At 91, Patricia Strandburg has a treasure chest of memories that it gives her pleasure to recall and share.
“The best part of my life was when our children were growing up,” said Strandburg, whose husband of 68 years, Don, died in July 2022. “Our biggest joy was our children.”
Strandburg shared memories as she pushed her walker around the new playground at a Santa Clara park near her home, accompanied by caregiver Cristy. The playground is encircled by a wide, cement walkway, making walking easy. Strandburg walks one lap, sometimes two, then rests at a picnic table, working up to six laps.
“It’s entertaining to watch the little kids,” said Strandburg.
She and her late husband, Iowans who met in college, raised their three children in Santa Clara, living in the same house since 1956. When their children got older, Strandburg headed the Northern California Ecumenical Media Resource Center, staying 50 years, until it closed.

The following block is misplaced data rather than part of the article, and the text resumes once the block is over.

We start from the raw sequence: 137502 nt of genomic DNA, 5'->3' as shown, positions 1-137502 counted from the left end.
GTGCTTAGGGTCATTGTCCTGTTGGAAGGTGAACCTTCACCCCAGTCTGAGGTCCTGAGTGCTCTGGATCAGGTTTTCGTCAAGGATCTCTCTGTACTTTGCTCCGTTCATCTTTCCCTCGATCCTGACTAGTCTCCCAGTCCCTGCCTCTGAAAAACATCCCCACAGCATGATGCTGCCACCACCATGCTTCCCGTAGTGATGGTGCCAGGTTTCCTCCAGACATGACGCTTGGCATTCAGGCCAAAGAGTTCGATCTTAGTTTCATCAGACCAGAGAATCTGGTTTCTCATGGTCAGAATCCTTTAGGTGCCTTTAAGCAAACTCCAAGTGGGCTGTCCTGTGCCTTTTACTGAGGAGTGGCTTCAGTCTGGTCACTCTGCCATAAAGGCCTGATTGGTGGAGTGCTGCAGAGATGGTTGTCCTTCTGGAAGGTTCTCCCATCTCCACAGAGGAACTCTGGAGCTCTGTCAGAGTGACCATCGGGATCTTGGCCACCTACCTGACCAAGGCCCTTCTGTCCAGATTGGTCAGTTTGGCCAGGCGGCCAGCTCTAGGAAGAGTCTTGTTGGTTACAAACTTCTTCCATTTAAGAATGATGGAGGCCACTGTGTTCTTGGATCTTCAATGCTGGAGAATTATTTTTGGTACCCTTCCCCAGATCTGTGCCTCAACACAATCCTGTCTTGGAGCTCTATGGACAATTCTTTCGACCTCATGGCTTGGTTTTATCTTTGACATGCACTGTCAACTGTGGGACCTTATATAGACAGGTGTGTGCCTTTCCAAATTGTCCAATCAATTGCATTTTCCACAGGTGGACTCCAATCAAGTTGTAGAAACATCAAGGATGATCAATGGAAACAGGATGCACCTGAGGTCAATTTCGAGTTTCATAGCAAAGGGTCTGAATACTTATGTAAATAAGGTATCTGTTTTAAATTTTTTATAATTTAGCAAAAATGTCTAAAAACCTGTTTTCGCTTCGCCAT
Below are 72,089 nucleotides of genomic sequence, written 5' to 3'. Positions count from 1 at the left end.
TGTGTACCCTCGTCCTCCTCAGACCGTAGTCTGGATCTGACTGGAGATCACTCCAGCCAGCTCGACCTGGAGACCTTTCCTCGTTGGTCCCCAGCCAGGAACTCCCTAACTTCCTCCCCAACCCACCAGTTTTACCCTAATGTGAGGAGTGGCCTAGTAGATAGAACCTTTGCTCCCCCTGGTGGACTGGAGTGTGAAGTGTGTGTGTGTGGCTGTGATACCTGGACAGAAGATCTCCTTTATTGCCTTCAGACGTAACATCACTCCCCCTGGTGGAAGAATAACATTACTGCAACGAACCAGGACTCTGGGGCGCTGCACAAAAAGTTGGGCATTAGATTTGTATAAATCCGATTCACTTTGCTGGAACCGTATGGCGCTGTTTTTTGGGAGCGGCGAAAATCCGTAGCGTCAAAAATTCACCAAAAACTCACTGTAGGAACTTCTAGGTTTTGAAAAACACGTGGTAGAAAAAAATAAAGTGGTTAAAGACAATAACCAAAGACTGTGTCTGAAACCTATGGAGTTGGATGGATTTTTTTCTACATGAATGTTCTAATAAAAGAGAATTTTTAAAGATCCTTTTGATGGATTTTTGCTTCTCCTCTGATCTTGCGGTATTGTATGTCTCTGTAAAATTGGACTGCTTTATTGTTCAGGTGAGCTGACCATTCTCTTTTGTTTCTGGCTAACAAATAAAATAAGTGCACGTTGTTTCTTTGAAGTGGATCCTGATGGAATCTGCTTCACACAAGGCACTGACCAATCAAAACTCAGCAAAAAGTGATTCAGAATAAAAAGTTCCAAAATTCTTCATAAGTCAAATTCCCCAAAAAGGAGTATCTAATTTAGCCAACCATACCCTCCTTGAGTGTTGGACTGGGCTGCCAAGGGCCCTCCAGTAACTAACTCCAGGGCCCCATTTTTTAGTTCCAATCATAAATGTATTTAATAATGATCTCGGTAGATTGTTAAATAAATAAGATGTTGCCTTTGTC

Memories, of course, are not enough in life. And day-to-day living becomes more challenging with age.
“The thing that’s hardest is if you’re alone,” said Strandburg. “If I didn’t have my caregivers, I’d be extremely lonely, not happy.”
Strandburg fills her days in simple ways that enrich her life. Playing cribbage, for one. She learned the card game from her dad and grandmother. She and Don played. Now, she’s teaching cribbage to her caregivers.
“It’s stimulating and fun, sometimes frustrating. It’s a hard game until you know it,” said Strandburg. “We also do word games in the paper. That’s what we do to while away the hours.
“Now I’m just a bum. I sit around and play cards, check my email, watch sports games—the 49ers and Warriors and go to Kaiser,” she continued.
How else to keep busy and be happy in your 90s?
“Try to make other people happy,” Strandburg advised. “Bake cookies for them.”
Molasses ginger cookies are a favorite, made with the help of her caregiver Pierre.
Even after nine decades of being productive, it’s not enough for Strandburg just to relax.
Won’t You Be My Neighbor is a column where we casually interview people we meet in Silicon Valley. The column hopes to highlight what makes Santa Clara, Sunnyvale and the rest of the South Bay special — the people who live, work and play here.